Mesoscale simulation techniques are becoming increasingly important due to the interest in complex mechanical problems involving nanoscale structures and materials. This work is devoted to the development of a novel mesoscopic modeling technique based on an extension of the distinct element method and its application to the problem of mechanical modeling of carbon nanotube materials. Starting from an atomistic description, the important interactions between segments of the tubes are encapsulated into two types of contact models. The nanomechanics of intratube bonds is characterized by the parallel bond contact model. Intertube interactions are accounted for by an anisotropic vdW contact model. Energy dissipation is formulated in a top-down manner, based on the macroscopic mechanical properties of carbon nanotube materials. The developed model is applied to the analysis of various mesoscopic structures and materials - self-folded nanotube configurations, nanotube bundles and ropes, nanotube papers and films. The results of mesoscopic simulations not only are in good agreement with experimental observations, but they also provide interesting insights on the roles of effects of morphology, vdW adhesion and registry, cross-linking and energy dissipation on the nanomechanics of carbon nanotube based materials.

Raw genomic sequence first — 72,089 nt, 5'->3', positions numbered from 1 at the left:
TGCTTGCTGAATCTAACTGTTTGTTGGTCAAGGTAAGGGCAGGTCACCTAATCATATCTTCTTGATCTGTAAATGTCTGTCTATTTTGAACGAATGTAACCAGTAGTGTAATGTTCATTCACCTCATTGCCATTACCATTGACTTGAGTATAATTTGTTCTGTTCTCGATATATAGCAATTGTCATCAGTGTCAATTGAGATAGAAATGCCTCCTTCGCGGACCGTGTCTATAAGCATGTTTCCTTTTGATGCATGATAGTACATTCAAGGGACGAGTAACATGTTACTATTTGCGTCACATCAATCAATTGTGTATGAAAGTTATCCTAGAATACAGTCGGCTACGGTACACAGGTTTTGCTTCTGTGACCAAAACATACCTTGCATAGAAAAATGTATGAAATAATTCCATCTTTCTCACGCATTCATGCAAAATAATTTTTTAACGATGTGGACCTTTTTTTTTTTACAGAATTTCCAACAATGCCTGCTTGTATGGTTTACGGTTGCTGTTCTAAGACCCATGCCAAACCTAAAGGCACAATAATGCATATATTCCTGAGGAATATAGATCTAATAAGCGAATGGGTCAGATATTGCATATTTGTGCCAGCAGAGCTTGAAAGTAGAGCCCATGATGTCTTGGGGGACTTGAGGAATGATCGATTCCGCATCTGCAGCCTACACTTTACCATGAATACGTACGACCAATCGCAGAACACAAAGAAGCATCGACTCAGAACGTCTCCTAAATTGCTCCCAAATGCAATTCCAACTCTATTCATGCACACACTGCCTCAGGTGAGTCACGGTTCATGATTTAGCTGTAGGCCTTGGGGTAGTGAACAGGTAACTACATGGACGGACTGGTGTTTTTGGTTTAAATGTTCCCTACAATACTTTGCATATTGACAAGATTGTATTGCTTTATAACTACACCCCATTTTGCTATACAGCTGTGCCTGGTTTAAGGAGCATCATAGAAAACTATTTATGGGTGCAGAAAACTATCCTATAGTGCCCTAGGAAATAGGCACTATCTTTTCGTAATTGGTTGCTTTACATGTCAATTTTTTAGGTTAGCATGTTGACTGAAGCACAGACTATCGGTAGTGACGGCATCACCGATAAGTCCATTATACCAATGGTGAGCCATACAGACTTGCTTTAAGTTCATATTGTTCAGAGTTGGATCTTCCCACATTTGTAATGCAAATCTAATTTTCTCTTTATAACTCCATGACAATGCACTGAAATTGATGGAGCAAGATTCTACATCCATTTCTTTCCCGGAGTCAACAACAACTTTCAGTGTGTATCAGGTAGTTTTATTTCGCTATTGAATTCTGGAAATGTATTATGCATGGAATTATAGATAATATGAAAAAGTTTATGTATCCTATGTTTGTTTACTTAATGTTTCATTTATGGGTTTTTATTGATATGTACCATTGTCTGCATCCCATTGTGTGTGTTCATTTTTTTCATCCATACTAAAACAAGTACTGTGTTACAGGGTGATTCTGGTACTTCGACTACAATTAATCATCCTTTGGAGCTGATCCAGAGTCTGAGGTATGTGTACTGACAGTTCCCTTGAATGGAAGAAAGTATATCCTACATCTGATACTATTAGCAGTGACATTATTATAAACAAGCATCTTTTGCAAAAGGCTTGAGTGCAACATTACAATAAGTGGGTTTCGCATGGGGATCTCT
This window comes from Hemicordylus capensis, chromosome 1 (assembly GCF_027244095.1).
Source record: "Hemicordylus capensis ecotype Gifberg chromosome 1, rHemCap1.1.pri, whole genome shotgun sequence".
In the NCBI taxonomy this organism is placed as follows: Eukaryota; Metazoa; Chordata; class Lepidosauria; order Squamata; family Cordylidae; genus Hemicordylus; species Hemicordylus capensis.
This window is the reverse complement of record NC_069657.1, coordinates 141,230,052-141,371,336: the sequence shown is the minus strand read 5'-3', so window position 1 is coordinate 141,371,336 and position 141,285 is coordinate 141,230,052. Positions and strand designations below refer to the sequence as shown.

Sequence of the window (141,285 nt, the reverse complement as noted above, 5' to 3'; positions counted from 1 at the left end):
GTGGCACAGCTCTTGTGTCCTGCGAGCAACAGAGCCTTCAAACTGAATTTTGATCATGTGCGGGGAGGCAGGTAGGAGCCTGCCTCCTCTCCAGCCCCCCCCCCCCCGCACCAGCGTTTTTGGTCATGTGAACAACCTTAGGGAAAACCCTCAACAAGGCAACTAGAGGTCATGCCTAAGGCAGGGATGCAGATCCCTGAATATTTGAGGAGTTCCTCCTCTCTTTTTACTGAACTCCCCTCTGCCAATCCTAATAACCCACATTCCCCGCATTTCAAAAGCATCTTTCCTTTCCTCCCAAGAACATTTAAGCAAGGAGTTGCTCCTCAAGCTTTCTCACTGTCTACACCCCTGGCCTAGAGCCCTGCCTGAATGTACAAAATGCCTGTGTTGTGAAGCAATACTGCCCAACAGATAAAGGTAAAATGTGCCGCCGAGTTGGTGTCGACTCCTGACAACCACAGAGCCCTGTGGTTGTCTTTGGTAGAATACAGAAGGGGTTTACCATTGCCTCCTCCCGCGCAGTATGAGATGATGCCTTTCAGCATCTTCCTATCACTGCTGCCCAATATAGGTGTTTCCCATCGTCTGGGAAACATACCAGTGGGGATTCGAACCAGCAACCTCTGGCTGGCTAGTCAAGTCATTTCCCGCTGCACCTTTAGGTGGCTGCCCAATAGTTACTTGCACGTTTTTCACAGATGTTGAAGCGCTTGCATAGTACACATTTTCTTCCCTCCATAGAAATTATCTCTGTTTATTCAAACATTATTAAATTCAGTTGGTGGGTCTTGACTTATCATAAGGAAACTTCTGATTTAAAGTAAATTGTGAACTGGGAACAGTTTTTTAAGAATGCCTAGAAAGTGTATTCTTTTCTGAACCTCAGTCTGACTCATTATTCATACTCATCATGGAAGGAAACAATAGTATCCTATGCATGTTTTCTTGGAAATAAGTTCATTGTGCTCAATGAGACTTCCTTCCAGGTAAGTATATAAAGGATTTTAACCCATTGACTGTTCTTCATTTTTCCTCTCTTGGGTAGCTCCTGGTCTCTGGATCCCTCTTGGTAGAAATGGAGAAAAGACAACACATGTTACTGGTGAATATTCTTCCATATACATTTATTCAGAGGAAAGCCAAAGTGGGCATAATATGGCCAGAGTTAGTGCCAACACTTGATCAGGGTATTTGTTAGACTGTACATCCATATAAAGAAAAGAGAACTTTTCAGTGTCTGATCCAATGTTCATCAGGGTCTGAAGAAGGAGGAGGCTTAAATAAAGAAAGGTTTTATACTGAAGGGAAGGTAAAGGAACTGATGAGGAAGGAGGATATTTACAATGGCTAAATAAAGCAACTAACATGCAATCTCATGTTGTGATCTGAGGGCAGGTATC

University of Minnesota Ph.D. dissertation. May 2014. Major: Civil Engineering. Advisors: Roberto Ballarini, Traian Dumitrica. 1 computer file (PDF); xiv, 130 pages, appendices A-B.
Ostanin, Igor Aleksandrovich.
Multiscale modeling of carbon nanotube materials with distinct element method.
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